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Not all FDCPA claims valid

Oct 30, 2012 Philip Burgess

Not all FDCPA claims valid
While there are rogue workers out there that threaten to weaken the reputation of the entire industry, the majority of debt collection agents are aware of the regulations they must follow and take steps to abide by best practices. These professionals are simply doing their jobs and trying to recover money rightfully owed to stores, credit companies, government agencies or another entity.
 However, if consumers feel they've been wronged, they have the right to file a complaint alleging that the collection agency violated a law. The most common type of claim has to do with the most overarching regulation, the Fair Debt Collection Practices Act (FDCPA). It must be noted, though, that not all alleged violations are valid, so agencies have to do whatever they can to not only ensure debtors are satisfied with recovery attempts, but also to uphold their reputation. Fighting bogus claims
In a recent podcast posted on insideARM, attorneys John Rossman and Mike Poncin outlined the options companies in the industry have when faced with an FDCPA violation claim. The lawyers explained that there have been many stories in the media lately, but not all of the alleged harassments are provable or actually true. Companies may find it's best to fight against being accused of violating the law when no such incident occurred. One way to preemptively protect against possible false claims is to ensure best practices are followed when training employees, Poncin explained. This way, if an allegation arises, employers will know that their worker most likely did everything right. Moreover, a great thing to do before communicating with debtors is to invest in call-recording tools, because this can prove that no illegal situation occurred, the lawyer said. After a lawsuit has been levied, the podcast detailed, there are a number of things the company can do. For instance, Poncin noted the firm's attorneys should look into the history of the plaintiff to see if they have claimed bankruptcy, have a criminal history or have filed suits of this kind before, which can be particularly important if they've made the same claim. Rossman said this is often the most overlooked tactic available. On the decline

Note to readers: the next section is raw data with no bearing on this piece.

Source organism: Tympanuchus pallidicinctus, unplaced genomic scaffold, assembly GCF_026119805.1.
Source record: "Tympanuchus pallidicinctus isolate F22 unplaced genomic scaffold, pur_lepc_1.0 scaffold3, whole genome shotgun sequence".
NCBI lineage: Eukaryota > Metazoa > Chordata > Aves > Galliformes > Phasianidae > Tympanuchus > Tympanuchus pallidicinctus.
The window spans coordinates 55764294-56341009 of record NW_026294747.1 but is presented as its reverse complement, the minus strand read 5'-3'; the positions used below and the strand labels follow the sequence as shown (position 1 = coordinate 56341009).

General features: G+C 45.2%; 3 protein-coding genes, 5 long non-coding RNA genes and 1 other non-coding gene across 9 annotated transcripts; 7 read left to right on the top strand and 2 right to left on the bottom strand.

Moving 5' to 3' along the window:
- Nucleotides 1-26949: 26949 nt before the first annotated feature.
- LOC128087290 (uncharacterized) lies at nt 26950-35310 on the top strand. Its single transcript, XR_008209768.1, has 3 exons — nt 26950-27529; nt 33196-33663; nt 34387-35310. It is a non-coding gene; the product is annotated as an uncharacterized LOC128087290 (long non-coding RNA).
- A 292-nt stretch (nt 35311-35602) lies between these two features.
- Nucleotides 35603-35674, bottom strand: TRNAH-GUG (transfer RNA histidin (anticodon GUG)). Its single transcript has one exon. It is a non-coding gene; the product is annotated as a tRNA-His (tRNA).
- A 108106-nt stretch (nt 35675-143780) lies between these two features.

It seems, however, that fewer and fewer companies are having to think about their tactics in the first place, as less FDCPA violations are being reported. According to a separate insideARM article, these allegations have been declining in number in comparison to 2011 figures. The news provider detailed that FDCPA suits were down by 5 percent this summer when compared to the warm weather months of 2011.